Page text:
You can understand the arbitrary nature of file extensions by renaming a .jpeg file .txt—it will be garbage, but your computer doesn’t have any “checker” when using files. What could happen if you accidentally ran a .txt file or a JPEG as a compiled program? What if some of the bytes in the file translated to machine instructions to destroy a file?

To prevent that, ELF files (compiled Linux programs) and their Windows equivalents, .exes, both have magic numbers at the beginning. ELF files begin with 4 bytes of magic numbers: 0x7f 0x45 0x4c 0x46 (or DEL E L F in ASCII—DEL is a special character). Windows executables: 0x4d 0x5a (M Z, the initials of the designer).

If you consider the similarity between file formats and protocols, it’s not surprising that many, many recognizable filetypes have magic numbers, too.


The payload in our protocol is comprised of a key-value pair, where the key defines both the meaning and the format of the subsequent value.

The key is a fixed-length field: one byte. The value is a variable-length field, the number of bytes depending upon a number of factors.

For this assignment, we define the following keys:

As the semester progresses, we might add to the above list, but we won’t change the meaning of these already-defined keys.

For string values in UTF-8 format, the first two bytes are a two-byte integer that gives the length (number of characters) of the string. This is then followed by the ASCII characters of the string. In our protocol, characters are restricted to the range 0x01 to 0x7f (i.e., NULL0x00—is not allowed, nor are characters in the extended range of the UTF-8 standard1). In Java, you will need to create a String from the input ASCII characters. Put the characters in a byte array, e.g., byte[] chars, and use the following form of the String constructor: String(chars, StandardCharsets.UTF_8).

For more information about how string types are represented in Arduino C, take a look at this video:

For multi-byte values that represent a single number (e.g., 2-byte integers, 4-byte integers), the order of the bytes is most significant byte first and least significant byte last. In Java, you should have done this in studio.


The assignment

Locate and open the file in your repository. This is where most of your work will go on the Java side. Import your into the same directory and comment out its public static void main(String[] args) method, as that is now in

We want to provide two ways of completing this assignment: the guided way in the main writeup, and a more “free-form” way. In this sidebar we just detail what we expect the protocol to do and what your programs should output, but in the main writeup we guide you through the process in more detail. Choose whatever you like.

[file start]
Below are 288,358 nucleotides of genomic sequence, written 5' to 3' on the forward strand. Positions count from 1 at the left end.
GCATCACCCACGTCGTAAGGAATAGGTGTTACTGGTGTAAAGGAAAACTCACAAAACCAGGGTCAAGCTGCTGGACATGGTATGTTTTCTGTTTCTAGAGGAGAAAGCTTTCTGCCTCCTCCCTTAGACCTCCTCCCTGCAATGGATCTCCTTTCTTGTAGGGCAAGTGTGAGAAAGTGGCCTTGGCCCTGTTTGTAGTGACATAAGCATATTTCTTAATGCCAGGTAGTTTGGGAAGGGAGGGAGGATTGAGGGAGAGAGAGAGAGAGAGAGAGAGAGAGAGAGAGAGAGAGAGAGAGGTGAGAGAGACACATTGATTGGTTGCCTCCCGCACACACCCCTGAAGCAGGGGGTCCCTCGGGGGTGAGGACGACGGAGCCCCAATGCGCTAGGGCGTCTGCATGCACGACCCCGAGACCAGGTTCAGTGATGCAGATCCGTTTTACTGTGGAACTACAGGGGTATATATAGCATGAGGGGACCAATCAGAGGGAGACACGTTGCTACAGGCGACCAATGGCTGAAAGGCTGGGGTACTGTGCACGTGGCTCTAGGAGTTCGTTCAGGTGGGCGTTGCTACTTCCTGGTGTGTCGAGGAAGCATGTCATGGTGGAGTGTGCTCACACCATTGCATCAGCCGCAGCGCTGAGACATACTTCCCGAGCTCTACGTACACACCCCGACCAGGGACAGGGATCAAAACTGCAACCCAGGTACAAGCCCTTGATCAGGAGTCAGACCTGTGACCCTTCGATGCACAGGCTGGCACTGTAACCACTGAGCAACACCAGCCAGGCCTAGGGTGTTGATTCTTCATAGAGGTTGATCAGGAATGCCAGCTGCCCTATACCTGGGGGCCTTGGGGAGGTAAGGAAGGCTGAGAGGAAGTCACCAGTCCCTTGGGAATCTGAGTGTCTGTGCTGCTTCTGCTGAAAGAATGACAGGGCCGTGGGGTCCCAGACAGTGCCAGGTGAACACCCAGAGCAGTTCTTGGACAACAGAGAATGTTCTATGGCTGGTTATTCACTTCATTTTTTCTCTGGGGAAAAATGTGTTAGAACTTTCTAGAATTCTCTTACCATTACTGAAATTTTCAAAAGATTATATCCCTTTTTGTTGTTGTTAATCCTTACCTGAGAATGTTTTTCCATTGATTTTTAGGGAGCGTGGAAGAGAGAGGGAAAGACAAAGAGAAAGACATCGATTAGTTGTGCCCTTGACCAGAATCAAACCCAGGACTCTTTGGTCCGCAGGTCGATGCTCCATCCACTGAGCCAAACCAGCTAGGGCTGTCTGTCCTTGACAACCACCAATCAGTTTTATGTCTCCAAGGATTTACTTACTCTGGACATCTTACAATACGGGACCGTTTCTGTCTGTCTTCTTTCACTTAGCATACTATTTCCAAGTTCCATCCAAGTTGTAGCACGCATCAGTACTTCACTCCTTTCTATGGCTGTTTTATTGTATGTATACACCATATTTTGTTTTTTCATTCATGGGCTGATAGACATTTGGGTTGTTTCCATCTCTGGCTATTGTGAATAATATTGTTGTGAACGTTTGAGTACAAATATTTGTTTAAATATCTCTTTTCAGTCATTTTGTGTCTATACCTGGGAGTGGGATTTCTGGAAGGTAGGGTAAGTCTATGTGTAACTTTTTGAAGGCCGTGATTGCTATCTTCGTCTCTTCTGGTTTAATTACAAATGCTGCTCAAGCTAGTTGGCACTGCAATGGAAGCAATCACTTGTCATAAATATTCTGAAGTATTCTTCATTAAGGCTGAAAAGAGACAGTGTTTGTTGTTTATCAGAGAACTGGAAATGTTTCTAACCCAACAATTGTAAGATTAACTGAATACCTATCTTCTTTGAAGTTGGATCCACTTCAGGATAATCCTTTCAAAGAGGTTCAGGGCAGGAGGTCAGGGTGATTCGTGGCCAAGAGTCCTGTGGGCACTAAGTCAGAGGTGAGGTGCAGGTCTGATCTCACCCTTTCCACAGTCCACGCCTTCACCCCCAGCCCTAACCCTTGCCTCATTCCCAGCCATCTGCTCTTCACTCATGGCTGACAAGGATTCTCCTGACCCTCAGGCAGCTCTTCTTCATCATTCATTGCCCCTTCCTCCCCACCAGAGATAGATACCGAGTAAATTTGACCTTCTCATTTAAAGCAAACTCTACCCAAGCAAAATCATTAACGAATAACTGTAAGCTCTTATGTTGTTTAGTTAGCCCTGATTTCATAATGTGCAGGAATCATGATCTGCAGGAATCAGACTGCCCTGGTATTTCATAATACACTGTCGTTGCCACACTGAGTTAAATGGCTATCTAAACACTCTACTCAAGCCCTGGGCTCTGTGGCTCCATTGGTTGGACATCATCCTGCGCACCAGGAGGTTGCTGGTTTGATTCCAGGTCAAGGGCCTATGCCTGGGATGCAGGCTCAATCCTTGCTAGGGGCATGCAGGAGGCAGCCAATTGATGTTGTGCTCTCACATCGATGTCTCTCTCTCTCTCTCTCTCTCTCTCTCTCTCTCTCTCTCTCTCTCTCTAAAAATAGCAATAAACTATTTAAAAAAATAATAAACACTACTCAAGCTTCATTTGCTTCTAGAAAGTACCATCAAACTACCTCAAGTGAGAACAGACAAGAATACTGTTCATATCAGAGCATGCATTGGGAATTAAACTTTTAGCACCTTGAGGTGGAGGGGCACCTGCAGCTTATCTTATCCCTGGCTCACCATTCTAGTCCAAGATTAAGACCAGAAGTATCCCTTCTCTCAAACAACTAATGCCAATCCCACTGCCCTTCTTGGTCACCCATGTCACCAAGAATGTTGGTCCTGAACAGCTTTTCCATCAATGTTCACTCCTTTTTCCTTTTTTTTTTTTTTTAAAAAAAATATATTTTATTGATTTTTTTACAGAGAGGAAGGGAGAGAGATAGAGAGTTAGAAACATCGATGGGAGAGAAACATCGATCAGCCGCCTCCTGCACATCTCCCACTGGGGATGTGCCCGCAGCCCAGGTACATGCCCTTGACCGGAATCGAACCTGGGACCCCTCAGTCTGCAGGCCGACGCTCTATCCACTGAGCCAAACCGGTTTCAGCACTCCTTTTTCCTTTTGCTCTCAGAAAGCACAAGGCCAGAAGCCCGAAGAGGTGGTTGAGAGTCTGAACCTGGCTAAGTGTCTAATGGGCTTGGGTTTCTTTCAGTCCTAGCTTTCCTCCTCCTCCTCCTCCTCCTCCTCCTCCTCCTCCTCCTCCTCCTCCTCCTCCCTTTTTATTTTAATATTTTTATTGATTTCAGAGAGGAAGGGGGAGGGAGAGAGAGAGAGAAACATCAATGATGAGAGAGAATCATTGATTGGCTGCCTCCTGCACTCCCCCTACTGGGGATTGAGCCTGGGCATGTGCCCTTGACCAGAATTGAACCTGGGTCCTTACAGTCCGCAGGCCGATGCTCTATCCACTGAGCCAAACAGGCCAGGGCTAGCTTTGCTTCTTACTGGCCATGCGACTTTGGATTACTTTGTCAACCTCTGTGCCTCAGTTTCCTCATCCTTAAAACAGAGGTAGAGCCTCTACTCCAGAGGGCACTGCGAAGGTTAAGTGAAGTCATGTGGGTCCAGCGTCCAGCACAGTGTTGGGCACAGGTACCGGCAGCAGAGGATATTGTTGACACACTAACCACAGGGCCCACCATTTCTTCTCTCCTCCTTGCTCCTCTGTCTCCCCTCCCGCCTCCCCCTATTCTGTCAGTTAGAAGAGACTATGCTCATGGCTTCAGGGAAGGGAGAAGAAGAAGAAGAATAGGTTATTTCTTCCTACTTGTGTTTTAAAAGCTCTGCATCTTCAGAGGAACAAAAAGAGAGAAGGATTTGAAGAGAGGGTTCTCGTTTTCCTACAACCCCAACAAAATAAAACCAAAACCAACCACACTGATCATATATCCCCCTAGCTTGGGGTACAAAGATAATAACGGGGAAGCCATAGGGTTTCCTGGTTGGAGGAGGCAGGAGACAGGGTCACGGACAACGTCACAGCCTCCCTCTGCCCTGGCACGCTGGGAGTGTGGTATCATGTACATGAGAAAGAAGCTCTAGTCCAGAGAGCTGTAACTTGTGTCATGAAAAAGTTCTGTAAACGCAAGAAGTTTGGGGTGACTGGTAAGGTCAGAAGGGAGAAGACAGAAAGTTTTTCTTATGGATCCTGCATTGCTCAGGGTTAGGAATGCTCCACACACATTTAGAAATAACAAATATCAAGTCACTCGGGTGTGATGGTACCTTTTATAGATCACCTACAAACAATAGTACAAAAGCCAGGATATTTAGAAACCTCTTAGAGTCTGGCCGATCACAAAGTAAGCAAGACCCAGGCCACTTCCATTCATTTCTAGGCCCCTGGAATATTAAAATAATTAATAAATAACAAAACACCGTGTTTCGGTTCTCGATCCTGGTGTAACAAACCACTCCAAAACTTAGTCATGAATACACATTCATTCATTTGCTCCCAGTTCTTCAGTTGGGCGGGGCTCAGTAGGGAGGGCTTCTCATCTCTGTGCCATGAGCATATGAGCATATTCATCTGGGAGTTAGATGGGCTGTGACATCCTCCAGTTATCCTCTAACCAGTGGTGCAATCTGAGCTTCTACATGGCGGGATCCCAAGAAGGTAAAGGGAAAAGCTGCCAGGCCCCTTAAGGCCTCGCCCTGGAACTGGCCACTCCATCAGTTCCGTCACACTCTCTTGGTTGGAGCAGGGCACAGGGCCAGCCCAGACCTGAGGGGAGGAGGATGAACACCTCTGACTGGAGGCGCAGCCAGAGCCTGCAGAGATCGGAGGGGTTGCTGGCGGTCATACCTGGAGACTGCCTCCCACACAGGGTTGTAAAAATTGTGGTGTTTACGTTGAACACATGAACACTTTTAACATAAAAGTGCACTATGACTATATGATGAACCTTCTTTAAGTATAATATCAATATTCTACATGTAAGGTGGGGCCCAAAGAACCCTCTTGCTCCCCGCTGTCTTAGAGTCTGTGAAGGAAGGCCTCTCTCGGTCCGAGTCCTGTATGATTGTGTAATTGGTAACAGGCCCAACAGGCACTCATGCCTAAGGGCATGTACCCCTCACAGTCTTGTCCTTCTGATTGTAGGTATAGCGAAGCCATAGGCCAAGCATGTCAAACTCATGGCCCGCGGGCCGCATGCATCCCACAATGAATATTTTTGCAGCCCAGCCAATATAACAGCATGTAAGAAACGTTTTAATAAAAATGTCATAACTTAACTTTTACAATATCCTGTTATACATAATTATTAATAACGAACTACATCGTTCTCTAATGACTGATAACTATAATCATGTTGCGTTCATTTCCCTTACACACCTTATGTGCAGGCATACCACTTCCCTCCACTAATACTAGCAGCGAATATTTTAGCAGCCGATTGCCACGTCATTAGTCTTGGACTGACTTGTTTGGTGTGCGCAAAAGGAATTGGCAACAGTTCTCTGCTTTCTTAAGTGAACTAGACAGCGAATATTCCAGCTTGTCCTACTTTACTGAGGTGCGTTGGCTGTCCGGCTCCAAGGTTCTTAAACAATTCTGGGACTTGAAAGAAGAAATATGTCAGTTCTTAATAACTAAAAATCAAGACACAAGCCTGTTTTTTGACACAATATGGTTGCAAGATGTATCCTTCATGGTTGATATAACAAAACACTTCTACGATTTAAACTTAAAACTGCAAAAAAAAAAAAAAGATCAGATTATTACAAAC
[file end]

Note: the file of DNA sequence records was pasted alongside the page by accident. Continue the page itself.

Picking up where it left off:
1. Wire up your potentiometer and ultrasonic sensor to your Arduino. The wiring is identical to before.
  2. In a 1 Hz delta-time loop (in sender.ino), send—using our protocol:

Finally, if the potentiometer reading is over a certain value of your choice, send an error string (key: 0x31) High alarm at the very end of the delta-time loop.

  1. Edit the run() method of MsgReceiver in Java to read these messages and print them out as it receives them. Make sure to output both the type of message (e.g., info string, error string, potentiometer value, raw ultrasonic sensor value) and the value (the string value or integer value).
  1. On the Java side, convert the ultrasonic readings to an actual distance (in cm, just like you did in studio, just in Java this time), then print out the computed distance.
Have it print a visually distinct error message if an unknown key is used.

That’s the entire lab. If it seems simple, make sure to use a finite state machine on the Java side, as we will probably be extending this later in the semester.

And now we return to the main writeup

  1. Author enough of an Arduino sketch sender.ino to send info messages (i.e., send the magic number !, the key 0x30, and then a hard-coded UTF-8 encoded string, prefixed with its length). String s need to be hardcode for a couple of reasons. First, strings cannot be dynamically sent via the Serial Monitor from the Arduino IDE while the Java side. Second, the messages will correspond with specific actions (e.g., indicating which button has been pressed), so there will be a finite amount.

    Send a few info messages, making sure you’re confident doing so. Can you write a function called sendInfo()? It can accept a string literal as a parameter by taking a char* as an argument. Note: if you are unfamiliar with strings in C, review the relevant part of Chapter 8 in the text, and be aware that a char* argument is the same as an array of characters, char[], with a variable length. I.e., the sketch needs to look at individual entries in the array to find the NULL character ('\0') used as the end marker.